What gets in the way?

Oct 30 2015 by Peter Vajda Print This Article

So, you're having a conversation. Everything started off well. But all of a sudden, the conversation derails, beset by misunderstandings, confusion, talking at cross-purposes and the like. Why does that happen?

Well, the short answer is you - or rather, your mind. The very mind you rely on for information and to keep the conversation going is also the mind that can sabotage the conversation. Faulty thinking is the cause and ineffective communication is the result.

Here are some ways your mind gets in the way of your understanding of other people and their points of view.


You decide to zero in on a particular aspect of the conversation - a detail, a feeling a word or an expression - and you allow this one element to influence you. It's like after having bought a red car, all you seem to notice is other red cars. Nothing else can get through your "filtering" system.

Almost everyone has their own set of filters - often unconscious. Victims look through their victimization filter; anxious folks look through their anxiety filters; angry people look through their anger filters - all to the exclusion of anything else. All they see is their red car. And, afterwords, the red car is all they remember. Nothing more; nothing less.

Either-or thinking

The world is black or white - no shades of grey allowed. You are this way or that way. People who think like this live in a world of emotional extremes and they judge others by their own extreme standards.

Painting with a broad brush

Generalizing is what's going on here. Jumping to generalizations with little or no evidence. The words "always", "never", "everyone", "no-one" and collective words and phrases such as "Democrats," leaders," "women" are symptomatic of this.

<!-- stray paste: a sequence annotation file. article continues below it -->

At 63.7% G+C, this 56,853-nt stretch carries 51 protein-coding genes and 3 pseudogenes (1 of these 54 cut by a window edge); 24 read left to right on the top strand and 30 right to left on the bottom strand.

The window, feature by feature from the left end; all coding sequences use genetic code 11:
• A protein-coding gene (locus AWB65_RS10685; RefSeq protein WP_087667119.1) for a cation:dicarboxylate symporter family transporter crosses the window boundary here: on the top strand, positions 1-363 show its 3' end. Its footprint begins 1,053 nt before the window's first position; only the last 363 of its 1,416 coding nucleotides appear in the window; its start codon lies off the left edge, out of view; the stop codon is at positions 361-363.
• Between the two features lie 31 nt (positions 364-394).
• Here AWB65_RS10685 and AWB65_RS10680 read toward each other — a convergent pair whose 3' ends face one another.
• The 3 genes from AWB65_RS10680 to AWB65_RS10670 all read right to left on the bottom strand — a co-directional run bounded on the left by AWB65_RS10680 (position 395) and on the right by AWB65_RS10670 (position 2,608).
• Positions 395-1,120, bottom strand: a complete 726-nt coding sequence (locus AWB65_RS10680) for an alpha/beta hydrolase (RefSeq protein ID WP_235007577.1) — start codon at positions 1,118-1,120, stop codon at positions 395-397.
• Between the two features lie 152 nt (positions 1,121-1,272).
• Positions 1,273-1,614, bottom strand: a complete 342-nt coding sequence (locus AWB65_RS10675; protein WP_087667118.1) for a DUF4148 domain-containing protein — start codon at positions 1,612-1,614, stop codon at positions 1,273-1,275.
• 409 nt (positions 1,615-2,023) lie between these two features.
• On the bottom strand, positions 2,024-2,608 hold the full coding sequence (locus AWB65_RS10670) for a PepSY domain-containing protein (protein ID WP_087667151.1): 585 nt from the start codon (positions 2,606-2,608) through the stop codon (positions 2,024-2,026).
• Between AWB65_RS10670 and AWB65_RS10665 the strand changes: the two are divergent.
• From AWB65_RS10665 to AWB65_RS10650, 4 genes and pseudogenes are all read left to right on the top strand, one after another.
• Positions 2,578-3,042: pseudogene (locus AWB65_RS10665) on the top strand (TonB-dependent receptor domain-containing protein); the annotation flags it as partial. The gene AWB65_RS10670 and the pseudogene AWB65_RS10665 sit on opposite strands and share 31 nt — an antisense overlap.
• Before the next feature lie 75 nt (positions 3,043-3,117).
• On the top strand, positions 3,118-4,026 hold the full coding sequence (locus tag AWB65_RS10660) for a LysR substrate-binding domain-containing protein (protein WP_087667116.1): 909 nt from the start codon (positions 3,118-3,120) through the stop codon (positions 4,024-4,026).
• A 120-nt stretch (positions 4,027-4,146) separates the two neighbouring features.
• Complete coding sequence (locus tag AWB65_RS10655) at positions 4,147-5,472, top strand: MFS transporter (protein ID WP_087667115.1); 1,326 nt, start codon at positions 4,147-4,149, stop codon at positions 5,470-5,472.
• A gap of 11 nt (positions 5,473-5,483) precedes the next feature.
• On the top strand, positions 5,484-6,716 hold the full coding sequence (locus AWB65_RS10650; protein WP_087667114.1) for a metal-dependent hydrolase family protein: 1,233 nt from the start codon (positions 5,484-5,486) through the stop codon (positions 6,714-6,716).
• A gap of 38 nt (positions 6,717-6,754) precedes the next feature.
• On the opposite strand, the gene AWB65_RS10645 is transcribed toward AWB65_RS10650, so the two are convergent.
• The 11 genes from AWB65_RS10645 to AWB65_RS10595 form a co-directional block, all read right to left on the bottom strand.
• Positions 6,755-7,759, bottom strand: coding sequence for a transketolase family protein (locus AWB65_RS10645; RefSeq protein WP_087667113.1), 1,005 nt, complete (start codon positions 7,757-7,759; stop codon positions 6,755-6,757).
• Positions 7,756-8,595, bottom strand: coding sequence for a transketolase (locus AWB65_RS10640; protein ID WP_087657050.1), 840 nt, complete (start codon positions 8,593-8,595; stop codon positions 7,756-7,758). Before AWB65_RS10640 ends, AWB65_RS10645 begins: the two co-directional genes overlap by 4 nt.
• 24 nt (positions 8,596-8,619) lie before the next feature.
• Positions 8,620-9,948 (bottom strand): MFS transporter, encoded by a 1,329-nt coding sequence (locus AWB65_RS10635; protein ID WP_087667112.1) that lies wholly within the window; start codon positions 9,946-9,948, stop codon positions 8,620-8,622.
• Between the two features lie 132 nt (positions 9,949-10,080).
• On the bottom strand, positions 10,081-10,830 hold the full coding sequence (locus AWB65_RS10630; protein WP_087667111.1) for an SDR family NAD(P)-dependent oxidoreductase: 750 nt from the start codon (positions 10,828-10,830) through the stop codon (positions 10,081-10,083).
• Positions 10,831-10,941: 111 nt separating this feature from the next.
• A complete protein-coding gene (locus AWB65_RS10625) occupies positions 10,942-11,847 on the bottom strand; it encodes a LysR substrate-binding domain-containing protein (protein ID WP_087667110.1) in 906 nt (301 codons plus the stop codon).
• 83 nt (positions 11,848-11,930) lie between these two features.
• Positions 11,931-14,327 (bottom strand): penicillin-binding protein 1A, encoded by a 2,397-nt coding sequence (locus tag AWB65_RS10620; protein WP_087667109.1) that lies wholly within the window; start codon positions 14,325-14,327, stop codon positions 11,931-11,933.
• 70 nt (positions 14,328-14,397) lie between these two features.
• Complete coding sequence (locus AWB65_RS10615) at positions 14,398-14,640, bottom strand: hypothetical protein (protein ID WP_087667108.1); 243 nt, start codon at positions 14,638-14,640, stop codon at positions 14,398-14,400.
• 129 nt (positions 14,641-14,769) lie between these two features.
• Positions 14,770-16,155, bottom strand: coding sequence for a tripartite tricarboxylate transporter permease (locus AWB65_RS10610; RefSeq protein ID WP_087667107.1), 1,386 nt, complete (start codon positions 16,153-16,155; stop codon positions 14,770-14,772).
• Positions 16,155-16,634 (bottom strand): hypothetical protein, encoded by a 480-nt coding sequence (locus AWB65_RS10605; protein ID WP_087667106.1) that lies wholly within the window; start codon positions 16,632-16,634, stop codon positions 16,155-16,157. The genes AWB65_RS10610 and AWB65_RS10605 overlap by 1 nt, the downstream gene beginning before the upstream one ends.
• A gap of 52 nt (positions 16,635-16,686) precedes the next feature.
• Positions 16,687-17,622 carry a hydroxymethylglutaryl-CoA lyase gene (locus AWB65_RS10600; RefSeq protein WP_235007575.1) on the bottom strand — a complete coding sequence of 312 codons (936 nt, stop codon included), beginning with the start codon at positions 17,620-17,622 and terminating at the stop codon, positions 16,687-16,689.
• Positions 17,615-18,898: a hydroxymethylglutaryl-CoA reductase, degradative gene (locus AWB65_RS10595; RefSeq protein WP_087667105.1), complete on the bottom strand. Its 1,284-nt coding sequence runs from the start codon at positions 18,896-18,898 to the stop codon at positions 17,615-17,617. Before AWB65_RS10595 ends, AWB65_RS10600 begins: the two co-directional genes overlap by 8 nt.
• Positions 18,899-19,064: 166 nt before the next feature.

Some people rush to make judgments, critiques, assumptions or conclusions about others' values, motives, intentions or feelings. They project their own "stuff" on to others without ever checking out the truth of their assumptions or conclusions.


Making a molehill into a mountain, a hangnail into a catastrophe. It's the end of the world, of my relationship, of my career. Very infectious.

Taking it personally

You become the center of the Universe. Everything revolves around you. No matter who says what, you make it personal and take is personally. The person who goes to a football game and when a team goes into a huddle, s/he thinks they're talking about "me".

Control issues

You feel you are being manipulated by others and/or needing to be the savior of everyone in your life. You either become mired in the quicksand of neediness and helplessness or you walk through life carrying anyone's and everyone's burdens on your shoulders. You are guilt-ridden.


Looking for someone to blame is a common strategy for many - and it is an abdication of self-responsibility.


This has to do with expecting how others are to think, be and act. "I am the sole determiner of how you choose to live your life and if you deviate from my rules, you are either bad, or wrong."

Three questions for self-reflection

  • Do you see yourself in any of the scenarios above? If so, how does that make you feel?
  • Are you a good listener? How do you know?
  • What is your dominate way of speaking? Do you show understanding, appreciation gratitude and respect or are you critical, gossipy, condemning and blaming?

The need to be right

This results in defensiveness. The way you see things is the right way. You're not open to alternatives, suggestions or other perspectives. Listening is difficult. You're rather be right than happy.

So, what to do?

In a word, listen. Really listen. Listen deeply.

Deep listening means we care about and hear what others need. When we listen - really listen - we let go of our usual filters and are unconcerned about our own needs for control, recognition and security. We listen deeply when we listen with a compassionate heart.

"Once a human being has arrived on this earth, communication is the largest single factor determining what kinds of relationships he makes with others and what happens to him in the world about him." [Virginia Satir ]

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About The Author

Peter Vajda
Peter Vajda

Peter G. Vajda, Ph.D, C.P.C. is a seminar leader, workshop facilitator and speaker. He is the founding partner of True North Partnering, an Atlanta-based company that supports conscious living through coaching, counselling and facilitating.